Decrease in demand for ACT office space

The Property Council of Australia’s latest Office Market Report shows vacancy rates have declined over the past six months in the Canberra market, despite negative demand.

However, the commercial leasing sector remains confident that demand for office space will increase now that the Commonwealth – which represents over 50 per cent of the market in the ACT – gets on with new whole-of-government leasing arrangements.

“Over the six months to July 2018, Canberra’s overall vacancy rate decreased slightly from 13.2 per cent to 12.5 per cent over the six months to July 2018 – slightly higher than the vacancy rates recorded 12 months ago at 11.6 per cent.

“Of all capital cities, our vacancy rate sits fourth highest after Perth, Adelaide and Brisbane.

The vacancy rate in Civic remained relatively steady, dipping from 11.3 per cent to 10.5 per cent – up from 9.4 per cent in January 2017,” ACT Executive Director, Adina Cirson said.

“The decrease in vacancy is solely due to withdrawal of stock, with a significant 65,368 sqm withdrawn and -25,755sqm net absorption recorded in the capital.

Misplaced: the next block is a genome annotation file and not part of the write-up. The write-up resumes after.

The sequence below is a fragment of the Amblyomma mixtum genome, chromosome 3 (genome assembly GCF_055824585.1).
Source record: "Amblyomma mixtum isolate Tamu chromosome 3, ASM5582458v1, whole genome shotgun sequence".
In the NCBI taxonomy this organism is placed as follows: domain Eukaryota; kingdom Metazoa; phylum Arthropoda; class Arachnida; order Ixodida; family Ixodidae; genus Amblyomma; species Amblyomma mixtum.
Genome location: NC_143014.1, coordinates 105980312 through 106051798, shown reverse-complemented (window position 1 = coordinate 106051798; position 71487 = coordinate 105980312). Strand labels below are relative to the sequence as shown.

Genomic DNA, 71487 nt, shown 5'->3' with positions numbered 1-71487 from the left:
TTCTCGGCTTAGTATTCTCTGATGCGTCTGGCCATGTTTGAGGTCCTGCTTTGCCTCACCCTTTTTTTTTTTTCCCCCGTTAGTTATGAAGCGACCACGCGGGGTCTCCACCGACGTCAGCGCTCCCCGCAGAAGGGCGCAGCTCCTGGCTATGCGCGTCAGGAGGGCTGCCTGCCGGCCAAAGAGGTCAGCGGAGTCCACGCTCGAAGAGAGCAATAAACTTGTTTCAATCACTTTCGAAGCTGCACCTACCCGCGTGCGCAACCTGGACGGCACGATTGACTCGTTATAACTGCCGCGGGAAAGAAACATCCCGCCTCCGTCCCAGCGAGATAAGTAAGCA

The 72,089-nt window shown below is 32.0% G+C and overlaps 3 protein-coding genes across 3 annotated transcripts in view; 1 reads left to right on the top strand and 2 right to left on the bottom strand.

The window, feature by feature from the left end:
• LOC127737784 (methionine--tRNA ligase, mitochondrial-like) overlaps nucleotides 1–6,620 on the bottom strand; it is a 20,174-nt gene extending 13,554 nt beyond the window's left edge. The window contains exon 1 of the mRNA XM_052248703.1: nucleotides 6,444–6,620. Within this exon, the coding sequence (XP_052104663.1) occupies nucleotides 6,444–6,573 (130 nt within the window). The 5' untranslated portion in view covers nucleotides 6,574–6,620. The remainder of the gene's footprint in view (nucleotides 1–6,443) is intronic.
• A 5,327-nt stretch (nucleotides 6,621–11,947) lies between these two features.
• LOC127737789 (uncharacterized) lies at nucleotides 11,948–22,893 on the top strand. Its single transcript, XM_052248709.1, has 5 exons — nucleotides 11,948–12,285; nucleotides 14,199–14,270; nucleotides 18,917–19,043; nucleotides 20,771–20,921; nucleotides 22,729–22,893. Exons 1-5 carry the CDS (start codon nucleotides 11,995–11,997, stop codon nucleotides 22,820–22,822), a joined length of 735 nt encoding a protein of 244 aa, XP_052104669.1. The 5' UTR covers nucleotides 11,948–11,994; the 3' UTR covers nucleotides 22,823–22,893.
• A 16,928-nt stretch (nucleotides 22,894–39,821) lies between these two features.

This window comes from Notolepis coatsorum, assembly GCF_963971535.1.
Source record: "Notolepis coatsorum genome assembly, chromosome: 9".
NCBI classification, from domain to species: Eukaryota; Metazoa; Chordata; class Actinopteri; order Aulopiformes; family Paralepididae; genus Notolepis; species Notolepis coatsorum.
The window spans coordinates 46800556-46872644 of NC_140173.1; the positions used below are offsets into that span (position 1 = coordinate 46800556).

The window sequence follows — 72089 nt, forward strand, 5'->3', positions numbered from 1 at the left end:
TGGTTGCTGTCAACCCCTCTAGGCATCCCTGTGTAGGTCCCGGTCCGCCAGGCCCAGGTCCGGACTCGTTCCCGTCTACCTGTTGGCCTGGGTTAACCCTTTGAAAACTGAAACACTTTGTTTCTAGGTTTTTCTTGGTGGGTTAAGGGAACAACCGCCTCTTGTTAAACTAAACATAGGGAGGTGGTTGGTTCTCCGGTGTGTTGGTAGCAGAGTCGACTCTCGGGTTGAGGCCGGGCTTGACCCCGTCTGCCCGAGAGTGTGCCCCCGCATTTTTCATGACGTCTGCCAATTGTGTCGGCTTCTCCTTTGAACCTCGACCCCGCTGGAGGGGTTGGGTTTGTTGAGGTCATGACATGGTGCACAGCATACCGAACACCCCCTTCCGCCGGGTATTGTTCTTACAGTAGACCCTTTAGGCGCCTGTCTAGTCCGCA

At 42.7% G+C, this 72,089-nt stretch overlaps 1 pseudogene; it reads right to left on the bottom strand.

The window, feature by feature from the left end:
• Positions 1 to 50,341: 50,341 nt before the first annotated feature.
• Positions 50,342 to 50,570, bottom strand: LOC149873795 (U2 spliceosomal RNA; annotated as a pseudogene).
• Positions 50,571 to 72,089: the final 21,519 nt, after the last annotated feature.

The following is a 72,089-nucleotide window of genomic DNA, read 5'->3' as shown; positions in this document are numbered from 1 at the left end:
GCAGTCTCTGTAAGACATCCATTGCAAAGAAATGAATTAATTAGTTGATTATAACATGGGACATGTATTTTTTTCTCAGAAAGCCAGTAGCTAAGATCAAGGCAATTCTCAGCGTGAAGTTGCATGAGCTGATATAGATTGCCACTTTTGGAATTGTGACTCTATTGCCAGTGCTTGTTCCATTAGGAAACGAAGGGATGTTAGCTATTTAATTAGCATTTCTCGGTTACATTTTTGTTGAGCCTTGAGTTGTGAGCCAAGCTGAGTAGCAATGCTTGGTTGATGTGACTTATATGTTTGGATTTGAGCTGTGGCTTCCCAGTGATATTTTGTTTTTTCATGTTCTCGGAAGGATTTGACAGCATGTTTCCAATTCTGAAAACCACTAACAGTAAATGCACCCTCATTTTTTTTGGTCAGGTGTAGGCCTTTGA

“That said, the Australian vacancy rate sits at 9.1 per cent, and we remain well above the optimal vacancy rate of 6 per cent,” Ms Cirson said.

Positive demand for A Grade office space further tightened vacancy rates from 8.8 per cent to 8.5 per cent due to 6,936sqm of net absorption and 1,546sqm of withdrawal, showing continued improvement. B Grade vacancy rates increased to 12.6 per cent from 8.9 per cent
12 months ago.

“In both C and D grade office stock we saw a welcome decrease in vacancy, with the market reporting 63,822sqm of withdrawals over the period.

Across the entire market, some refurbished stock has become available which could place pressure on owners to increase incentives to tenants. Commercial agents are also recording an increase in smaller tenancies under 500sqm.

“Whilst there is clearly a demand for smaller, premium office product, overall we are seeing a bit more of a holding pattern in demand.

This potentially is due to the Federal Government’s change in procurement processes for office space to a whole of government approach, which has seen a slow-down in inquiries over the last nine months in particular.

“That said, business sentiment is strong, and we expect an increase in office demand over the medium term as whole of government processes are bedded down – particularly amongst businesses seeking outsourcing opportunities with the Commonwealth,” Ms Cirson concluded.

Source: Property Council of Australia